About a third of the ponds in a Missouri study harbored chytrid fungus. A Washington University in St. Louis scientist decided to take advantage of the fact that the fungus does not seem to cause amphibian deaths in the region, and tried to tease out the factors that lead to the fungus flourishing in one pond and not another.
The 29 ponds studied were all roughly the same size and depth. They were clustered in the east-central section of Missouri (no surprise, around St. Louis).
No single factor determined which ponds had the fungus and which did not. But some fancy statistical analysis showed that the affected ponds shared amphibian community structure, macroinvertebrate community structure, and pond physicochemistry.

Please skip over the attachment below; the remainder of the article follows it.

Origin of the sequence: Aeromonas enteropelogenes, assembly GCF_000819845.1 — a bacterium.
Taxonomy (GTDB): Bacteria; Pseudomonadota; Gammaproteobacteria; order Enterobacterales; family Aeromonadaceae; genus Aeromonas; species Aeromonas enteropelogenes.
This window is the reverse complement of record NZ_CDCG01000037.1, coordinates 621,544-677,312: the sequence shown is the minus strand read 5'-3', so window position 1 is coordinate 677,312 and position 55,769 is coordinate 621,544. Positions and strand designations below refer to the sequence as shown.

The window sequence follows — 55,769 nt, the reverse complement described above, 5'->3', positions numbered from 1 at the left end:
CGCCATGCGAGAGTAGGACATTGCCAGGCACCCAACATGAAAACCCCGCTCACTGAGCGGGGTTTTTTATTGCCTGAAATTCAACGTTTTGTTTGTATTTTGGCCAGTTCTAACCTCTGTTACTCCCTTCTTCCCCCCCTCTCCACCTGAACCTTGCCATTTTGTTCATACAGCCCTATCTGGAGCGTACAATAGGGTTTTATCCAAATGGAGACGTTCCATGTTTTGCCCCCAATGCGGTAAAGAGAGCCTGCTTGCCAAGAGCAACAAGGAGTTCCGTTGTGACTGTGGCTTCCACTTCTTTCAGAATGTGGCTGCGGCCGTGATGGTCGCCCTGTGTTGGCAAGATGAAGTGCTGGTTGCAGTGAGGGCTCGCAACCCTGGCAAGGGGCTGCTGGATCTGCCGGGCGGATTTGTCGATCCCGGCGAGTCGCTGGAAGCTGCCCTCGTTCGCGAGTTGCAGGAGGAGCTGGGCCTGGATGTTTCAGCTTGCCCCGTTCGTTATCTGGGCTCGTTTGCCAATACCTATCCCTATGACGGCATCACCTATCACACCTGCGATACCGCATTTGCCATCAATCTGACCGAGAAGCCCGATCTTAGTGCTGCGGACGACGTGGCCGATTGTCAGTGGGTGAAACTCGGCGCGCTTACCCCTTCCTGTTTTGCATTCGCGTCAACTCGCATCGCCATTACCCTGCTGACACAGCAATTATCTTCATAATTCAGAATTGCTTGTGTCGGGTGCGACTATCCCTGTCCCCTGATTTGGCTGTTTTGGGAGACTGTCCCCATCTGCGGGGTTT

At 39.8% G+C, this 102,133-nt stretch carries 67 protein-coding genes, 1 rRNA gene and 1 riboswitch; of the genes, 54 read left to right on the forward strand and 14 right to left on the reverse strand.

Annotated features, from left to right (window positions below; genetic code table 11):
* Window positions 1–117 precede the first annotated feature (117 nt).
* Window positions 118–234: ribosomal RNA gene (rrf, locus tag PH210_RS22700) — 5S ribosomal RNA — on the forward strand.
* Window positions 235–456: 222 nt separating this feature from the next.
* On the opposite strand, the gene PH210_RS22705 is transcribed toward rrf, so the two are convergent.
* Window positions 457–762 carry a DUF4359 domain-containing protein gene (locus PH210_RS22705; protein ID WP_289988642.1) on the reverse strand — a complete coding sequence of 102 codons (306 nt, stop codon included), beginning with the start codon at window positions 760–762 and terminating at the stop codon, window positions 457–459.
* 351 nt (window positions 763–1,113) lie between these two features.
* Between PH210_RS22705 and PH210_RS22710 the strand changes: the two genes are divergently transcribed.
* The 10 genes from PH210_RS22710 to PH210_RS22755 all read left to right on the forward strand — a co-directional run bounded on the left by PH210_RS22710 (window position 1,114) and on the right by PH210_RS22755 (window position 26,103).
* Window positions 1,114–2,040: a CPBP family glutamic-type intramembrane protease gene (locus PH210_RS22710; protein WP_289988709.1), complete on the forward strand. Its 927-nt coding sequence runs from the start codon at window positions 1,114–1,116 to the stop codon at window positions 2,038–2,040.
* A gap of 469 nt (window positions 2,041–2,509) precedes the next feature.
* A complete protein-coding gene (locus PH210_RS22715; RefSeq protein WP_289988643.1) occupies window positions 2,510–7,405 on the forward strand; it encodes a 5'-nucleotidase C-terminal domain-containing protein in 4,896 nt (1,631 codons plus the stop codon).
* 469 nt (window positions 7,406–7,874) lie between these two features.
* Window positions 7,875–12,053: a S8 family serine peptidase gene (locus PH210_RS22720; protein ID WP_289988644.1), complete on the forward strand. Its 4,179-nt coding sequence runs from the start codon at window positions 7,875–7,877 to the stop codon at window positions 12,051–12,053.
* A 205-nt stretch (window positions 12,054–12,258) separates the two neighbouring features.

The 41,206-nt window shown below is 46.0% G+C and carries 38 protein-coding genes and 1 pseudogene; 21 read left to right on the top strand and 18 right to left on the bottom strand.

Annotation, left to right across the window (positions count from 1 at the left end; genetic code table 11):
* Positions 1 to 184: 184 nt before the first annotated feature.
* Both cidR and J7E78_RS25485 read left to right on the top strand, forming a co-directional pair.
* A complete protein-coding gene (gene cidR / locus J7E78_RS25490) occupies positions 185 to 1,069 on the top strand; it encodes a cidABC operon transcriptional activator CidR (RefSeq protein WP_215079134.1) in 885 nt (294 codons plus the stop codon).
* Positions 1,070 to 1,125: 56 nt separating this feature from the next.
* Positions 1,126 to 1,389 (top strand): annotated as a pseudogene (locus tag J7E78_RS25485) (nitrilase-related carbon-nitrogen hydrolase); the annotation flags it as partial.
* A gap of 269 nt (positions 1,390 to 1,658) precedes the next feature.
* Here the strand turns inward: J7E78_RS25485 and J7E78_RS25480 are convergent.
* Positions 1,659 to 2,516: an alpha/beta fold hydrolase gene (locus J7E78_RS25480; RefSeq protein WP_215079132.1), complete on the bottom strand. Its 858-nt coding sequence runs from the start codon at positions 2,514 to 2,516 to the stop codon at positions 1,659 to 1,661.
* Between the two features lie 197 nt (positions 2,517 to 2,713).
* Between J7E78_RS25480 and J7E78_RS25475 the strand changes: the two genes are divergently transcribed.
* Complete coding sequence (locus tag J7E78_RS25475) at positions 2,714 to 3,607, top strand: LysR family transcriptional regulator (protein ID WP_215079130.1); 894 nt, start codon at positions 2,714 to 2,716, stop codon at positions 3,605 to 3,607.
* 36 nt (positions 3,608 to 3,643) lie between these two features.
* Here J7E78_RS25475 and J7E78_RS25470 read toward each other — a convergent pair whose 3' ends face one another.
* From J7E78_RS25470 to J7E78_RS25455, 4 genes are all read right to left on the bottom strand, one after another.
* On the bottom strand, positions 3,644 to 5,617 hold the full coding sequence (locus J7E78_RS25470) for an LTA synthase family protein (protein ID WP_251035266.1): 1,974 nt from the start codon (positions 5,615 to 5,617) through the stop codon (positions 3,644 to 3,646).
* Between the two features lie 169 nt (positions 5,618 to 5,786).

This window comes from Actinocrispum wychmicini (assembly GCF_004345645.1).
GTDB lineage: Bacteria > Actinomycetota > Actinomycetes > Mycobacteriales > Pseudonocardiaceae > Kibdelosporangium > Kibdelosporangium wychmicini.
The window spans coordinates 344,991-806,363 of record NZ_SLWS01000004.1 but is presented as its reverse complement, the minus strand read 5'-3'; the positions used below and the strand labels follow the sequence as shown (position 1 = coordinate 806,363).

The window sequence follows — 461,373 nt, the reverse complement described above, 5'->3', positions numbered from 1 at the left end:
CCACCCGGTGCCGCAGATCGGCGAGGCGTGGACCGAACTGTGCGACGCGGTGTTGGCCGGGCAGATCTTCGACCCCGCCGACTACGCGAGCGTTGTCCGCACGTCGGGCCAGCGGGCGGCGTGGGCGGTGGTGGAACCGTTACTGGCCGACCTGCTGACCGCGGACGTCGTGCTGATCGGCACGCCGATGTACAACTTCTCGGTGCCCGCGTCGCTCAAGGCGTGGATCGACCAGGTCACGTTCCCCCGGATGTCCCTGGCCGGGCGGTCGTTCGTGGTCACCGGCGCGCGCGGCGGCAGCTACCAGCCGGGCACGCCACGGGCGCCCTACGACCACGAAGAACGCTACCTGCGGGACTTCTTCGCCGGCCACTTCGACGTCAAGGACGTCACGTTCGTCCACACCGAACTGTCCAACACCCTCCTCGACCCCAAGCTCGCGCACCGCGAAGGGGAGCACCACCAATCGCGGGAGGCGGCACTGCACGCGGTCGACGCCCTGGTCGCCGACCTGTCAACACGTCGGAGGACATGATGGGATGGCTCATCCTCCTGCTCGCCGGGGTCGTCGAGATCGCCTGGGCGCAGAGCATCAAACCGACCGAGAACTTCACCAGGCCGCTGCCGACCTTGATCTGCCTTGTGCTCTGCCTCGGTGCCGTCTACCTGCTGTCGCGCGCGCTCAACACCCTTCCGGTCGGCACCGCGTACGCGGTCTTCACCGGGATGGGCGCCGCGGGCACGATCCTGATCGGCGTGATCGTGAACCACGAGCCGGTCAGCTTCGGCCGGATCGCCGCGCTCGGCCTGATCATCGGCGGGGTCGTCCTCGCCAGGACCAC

Since the research was done, crayfish and nematodes have been found to be infected with the chytrid fungus, making them possible reservoirs for the disease. This study suggested that variations in invertebrate communities was a factor in which ponds harbored the fungus.
In the paper, which was published in PLoS ONE, the researchers recommend that more research be done on the non-amphibian life in infected ponds to figure out how they are contributing to sustaining the fungus.
Photo: A pond survey crew samples the creatures that live in a Missouri pond in order to better understand the differences between ecosystems that favor chytrid and those that do not. Alex Strauss, the first author on this paper, is wearing a blue shirt. Photo credit: Elizabeth Biro/Washington University – Tyson Research Center